5:15 PM - 6:30 PM
[PCG10-P14] High velocity impact experiments for frozen sands related to crater scaling laws in strength regime
Keywords:solar system small bodies, high velocity impact , crater scaling law
We used frozen quartz sand targets with the water content from 2.5 to 20 wt.%, and they were made at -20 degrees using quartz grain with the size of 100mm. This frozen sample was tested to obtain the tensile strength (Y) changing with the water contents (C), and the empirical equation was derived as follows, Y(MPa)=0.145C (wt.%). The impact experiments were conducted at 2, 4 and 6km/s using an aluminum projectile with the diameter of 2mm, and the frozen target was impacted by the projectile on the surface normal to the impact direction.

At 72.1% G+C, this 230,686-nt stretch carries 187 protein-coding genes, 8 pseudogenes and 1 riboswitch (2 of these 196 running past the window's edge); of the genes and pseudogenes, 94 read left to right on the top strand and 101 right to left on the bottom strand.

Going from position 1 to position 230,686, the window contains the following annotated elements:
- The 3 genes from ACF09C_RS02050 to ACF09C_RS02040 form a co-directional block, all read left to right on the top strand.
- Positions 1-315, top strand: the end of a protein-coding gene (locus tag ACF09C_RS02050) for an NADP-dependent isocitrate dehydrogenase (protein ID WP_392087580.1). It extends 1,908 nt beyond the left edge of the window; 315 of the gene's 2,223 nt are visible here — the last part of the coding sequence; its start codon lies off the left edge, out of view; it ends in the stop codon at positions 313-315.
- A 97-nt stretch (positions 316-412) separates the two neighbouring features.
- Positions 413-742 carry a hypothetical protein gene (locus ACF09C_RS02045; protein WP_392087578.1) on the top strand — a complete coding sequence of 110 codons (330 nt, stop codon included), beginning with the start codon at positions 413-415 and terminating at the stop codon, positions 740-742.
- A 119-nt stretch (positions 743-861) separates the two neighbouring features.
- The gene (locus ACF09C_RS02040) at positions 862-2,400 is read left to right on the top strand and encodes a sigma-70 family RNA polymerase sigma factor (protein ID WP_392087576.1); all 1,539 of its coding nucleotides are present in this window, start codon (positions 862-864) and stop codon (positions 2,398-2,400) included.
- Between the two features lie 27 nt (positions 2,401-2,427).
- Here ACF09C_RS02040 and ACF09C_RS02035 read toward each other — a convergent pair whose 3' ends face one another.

As a results, the crater formed on the frozen sand with various strength was found to change with the mechanical strength and the crater size increased with the decrease of the strength. The pi-scaling theory for the crater size was applied to these results and the following equation was obtained: πR=1.0pY-0.3, where πR=R(ρ/m)1/3, πY=Y/ρvi2, R: crater radius, ρ: target bulk density, m: projectile mass, and vi: impact velocity. We also measured the ejecta velocity distribution, which was the relationship between the initial ejection position and the ejection angle or the ejection velocity. Then, the ejection angle was found to increase with the distance from the impact point and to become very steep until vertical near the crater rim, and this feature of the ejection angle changing with the distance could cause the unique ejecta curtain call a pillar, which was ejecta curtain extending normal to the target surface. The pillar-like ejecta curtain could be a unique one formed in the strength regime, and it might be originated from the restricted ejecta flow field inside the crater.